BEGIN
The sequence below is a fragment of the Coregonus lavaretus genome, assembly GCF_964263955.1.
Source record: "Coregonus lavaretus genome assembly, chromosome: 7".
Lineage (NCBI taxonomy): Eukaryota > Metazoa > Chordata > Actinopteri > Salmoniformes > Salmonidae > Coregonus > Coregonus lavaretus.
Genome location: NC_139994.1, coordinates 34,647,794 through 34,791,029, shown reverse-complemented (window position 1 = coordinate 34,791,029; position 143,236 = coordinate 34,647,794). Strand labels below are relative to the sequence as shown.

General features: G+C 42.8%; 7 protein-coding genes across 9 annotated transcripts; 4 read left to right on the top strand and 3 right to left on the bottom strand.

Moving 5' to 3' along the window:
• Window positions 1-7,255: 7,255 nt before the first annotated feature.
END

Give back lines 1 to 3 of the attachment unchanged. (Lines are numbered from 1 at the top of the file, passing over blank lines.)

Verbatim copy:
The sequence below is a fragment of the Coregonus lavaretus genome, assembly GCF_964263955.1.
Source record: "Coregonus lavaretus genome assembly, chromosome: 7".
Lineage (NCBI taxonomy): Eukaryota > Metazoa > Chordata > Actinopteri > Salmoniformes > Salmonidae > Coregonus > Coregonus lavaretus.